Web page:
However, egg protein powders are typically made from egg whites rather than whole eggs. Although the protein quality remains excellent, you may experience less fullness because the high-fat yolks have been removed.

Like all animal products, eggs are a complete protein source. That means they provide all nine essential amino acids that your body can’t make.

Moreover, egg protein is second only to whey as the highest source of leucine, the BCAA that plays the most significant role in muscle health.

Remember that egg-white protein hasn’t been studied as much as whey or casein.

In one study, it demonstrated less potential to reduce appetite than casein or pea protein when consumed before a meal.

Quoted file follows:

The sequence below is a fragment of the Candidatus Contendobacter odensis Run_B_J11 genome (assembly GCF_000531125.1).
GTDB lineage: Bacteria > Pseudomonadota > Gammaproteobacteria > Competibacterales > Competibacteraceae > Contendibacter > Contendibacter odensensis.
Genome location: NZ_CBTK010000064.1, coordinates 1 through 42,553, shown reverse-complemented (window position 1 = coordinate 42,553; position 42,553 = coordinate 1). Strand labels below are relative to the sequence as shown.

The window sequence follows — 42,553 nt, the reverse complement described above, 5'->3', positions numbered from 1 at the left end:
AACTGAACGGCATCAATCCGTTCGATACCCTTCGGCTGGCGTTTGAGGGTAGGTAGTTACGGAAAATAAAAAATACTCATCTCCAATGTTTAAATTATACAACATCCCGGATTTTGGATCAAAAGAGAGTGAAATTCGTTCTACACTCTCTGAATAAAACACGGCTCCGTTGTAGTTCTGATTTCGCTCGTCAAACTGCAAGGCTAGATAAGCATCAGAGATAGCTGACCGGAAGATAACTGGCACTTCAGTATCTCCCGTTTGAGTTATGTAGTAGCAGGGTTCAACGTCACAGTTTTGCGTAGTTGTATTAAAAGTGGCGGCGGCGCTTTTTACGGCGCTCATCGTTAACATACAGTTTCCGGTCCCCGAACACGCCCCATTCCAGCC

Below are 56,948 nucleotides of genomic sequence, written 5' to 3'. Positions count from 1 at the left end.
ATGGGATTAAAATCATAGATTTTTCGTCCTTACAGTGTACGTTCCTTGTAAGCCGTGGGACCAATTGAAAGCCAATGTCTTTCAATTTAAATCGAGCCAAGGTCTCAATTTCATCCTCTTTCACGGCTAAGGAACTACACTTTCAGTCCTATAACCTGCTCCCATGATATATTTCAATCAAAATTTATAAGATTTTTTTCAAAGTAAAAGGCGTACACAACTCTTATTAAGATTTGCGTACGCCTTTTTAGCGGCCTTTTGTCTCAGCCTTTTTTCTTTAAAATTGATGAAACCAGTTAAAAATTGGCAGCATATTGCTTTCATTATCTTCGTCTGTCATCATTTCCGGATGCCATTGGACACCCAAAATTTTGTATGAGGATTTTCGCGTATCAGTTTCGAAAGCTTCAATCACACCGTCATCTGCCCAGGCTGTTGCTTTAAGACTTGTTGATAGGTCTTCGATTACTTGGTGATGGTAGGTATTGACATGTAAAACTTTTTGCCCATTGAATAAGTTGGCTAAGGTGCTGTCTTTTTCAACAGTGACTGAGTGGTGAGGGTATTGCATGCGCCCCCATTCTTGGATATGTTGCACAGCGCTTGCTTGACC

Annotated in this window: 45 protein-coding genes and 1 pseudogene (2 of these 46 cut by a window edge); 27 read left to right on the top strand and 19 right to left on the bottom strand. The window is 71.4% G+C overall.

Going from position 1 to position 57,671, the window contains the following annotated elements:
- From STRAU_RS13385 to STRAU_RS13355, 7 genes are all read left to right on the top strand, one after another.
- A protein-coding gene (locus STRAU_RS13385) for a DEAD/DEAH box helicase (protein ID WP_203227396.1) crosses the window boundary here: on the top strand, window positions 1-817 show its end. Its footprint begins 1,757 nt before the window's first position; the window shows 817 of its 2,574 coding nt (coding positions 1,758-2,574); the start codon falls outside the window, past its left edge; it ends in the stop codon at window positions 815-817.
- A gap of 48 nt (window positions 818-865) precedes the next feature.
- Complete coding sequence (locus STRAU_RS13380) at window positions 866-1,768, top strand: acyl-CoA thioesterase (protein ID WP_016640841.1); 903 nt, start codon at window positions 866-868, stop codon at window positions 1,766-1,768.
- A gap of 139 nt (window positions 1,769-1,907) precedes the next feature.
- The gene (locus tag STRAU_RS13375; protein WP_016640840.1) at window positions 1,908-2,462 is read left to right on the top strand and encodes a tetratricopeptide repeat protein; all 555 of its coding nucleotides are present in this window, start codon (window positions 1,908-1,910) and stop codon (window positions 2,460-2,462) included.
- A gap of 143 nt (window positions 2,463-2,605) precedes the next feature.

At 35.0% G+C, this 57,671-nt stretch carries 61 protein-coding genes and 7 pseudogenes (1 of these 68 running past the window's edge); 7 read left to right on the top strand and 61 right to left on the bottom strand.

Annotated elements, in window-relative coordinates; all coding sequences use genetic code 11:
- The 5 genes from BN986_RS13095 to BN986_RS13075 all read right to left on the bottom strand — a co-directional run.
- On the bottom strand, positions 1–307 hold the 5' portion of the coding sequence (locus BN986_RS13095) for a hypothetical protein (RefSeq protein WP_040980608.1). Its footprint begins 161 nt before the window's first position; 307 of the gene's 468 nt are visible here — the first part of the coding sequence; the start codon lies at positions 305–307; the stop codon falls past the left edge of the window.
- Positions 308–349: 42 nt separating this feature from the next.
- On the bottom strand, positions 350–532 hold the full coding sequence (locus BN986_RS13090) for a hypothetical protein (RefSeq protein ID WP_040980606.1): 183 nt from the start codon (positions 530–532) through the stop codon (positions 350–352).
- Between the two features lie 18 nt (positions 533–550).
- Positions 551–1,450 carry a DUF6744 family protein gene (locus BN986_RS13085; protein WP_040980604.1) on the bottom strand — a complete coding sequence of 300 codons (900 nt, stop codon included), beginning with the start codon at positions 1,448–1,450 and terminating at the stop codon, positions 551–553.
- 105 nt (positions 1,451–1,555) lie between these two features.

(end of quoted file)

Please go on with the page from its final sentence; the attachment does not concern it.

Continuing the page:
In another, female athletes taking egg-white protein experienced similar gains in lean mass and muscle strength as those supplementing with carbs.

Egg-white protein could be a good choice for people with dairy allergies who prefer a supplement based on animal protein.

Summary: Egg-white protein is high in quality and easily digested — though it may not keep you feeling as full as other protein powders.

4. Pea protein

Pea protein powder is especially popular among vegetarians, vegans, and people with allergies or sensitivities to dairy or eggs.

It’s made from the yellow split pea, a high-fiber legume that boasts all but one of the essential amino acids.

Pea protein is also particularly rich in BCAAs.

A rat study noted that pea protein is absorbed slower than whey protein but faster than casein. Its ability to trigger the release of several fullness hormones may be comparable to that of dairy protein.

In a 12-week study of 161 men doing resistance training, those who took 1.8 ounces (50 grams) of pea protein daily experienced similar increases in muscle thickness as those who consumed the same amount of whey protein daily.